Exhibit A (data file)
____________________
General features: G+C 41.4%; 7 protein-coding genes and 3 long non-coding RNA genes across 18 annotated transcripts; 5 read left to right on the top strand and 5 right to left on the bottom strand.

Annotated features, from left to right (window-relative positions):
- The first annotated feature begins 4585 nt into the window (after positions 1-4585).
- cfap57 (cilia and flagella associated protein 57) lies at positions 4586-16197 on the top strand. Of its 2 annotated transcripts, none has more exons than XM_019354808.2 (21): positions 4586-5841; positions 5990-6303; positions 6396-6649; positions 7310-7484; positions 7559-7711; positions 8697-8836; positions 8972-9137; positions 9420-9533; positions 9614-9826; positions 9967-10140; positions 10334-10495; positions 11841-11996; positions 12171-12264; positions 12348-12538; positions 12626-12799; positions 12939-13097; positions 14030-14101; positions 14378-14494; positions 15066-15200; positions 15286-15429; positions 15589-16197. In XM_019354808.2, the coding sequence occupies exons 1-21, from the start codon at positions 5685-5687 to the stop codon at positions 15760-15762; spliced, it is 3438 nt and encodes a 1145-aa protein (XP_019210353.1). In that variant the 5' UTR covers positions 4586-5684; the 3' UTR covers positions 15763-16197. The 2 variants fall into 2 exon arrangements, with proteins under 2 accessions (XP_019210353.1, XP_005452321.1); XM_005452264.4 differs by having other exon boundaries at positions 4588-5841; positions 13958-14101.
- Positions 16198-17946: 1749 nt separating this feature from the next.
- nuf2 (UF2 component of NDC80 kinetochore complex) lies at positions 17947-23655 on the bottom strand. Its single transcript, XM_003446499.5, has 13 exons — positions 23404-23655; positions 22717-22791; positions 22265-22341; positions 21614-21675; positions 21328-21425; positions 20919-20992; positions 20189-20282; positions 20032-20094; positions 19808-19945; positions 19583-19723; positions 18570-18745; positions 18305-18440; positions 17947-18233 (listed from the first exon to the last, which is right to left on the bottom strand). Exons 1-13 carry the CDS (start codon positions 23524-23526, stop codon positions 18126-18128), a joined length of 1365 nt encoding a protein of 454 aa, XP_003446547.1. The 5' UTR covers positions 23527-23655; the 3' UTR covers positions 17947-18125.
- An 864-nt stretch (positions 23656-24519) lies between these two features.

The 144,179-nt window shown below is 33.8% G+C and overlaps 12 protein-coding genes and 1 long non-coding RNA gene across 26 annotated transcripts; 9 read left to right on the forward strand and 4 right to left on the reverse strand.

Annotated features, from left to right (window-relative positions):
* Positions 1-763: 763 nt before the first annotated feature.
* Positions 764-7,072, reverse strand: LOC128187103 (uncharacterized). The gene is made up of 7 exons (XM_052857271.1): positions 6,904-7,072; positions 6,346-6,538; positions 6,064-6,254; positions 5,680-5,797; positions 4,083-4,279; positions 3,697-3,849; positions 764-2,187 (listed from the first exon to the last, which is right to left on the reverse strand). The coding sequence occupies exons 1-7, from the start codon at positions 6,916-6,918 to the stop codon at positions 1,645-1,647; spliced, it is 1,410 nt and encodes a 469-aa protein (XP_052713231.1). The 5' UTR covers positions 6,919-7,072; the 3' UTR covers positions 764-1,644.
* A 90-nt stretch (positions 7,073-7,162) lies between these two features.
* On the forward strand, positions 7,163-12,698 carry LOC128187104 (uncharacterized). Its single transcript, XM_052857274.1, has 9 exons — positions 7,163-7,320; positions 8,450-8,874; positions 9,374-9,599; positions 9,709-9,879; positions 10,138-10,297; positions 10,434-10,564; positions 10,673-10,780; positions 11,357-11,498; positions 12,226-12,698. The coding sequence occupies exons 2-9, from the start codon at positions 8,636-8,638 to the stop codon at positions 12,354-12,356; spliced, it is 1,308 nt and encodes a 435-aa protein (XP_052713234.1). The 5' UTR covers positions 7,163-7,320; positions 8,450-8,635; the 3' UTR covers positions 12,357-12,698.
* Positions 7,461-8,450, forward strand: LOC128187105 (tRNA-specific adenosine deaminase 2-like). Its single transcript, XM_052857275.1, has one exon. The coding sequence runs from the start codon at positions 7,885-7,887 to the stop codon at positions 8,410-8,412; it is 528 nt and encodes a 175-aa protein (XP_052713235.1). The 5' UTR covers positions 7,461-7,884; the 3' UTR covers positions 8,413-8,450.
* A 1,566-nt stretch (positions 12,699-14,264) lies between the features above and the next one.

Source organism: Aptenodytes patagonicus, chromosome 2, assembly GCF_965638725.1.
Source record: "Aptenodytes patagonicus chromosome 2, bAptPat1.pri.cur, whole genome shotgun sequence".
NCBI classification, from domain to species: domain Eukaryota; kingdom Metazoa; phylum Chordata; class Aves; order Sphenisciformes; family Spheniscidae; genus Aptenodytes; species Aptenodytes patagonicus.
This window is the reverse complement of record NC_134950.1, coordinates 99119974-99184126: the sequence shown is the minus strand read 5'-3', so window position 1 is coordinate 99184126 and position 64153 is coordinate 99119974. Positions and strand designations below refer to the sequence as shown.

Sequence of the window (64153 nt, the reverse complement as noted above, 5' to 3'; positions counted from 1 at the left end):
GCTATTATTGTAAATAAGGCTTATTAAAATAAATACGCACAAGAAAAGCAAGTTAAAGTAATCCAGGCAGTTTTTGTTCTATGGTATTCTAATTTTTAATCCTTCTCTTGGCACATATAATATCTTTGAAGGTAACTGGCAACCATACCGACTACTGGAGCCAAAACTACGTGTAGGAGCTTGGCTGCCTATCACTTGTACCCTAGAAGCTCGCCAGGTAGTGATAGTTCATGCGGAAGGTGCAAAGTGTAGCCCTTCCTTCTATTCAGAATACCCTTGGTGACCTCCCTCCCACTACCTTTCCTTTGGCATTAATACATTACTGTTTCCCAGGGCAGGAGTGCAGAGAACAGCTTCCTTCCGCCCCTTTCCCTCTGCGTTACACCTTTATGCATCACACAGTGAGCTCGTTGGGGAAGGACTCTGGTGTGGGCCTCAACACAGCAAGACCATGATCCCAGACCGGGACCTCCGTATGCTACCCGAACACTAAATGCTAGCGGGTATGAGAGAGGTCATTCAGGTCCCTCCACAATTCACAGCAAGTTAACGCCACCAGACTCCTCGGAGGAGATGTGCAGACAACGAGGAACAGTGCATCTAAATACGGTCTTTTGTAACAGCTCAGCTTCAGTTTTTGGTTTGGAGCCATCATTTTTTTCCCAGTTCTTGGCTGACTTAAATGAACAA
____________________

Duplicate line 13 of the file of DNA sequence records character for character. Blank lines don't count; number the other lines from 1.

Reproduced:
* On the forward strand, positions 7,163-12,698 carry LOC128187104 (uncharacterized). Its single transcript, XM_052857274.1, has 9 exons — positions 7,163-7,320; positions 8,450-8,874; positions 9,374-9,599; positions 9,709-9,879; positions 10,138-10,297; positions 10,434-10,564; positions 10,673-10,780; positions 11,357-11,498; positions 12,226-12,698. The coding sequence occupies exons 2-9, from the start codon at positions 8,636-8,638 to the stop codon at positions 12,354-12,356; spliced, it is 1,308 nt and encodes a 435-aa protein (XP_052713234.1). The 5' UTR covers positions 7,163-7,320; positions 8,450-8,635; the 3' UTR covers positions 12,357-12,698.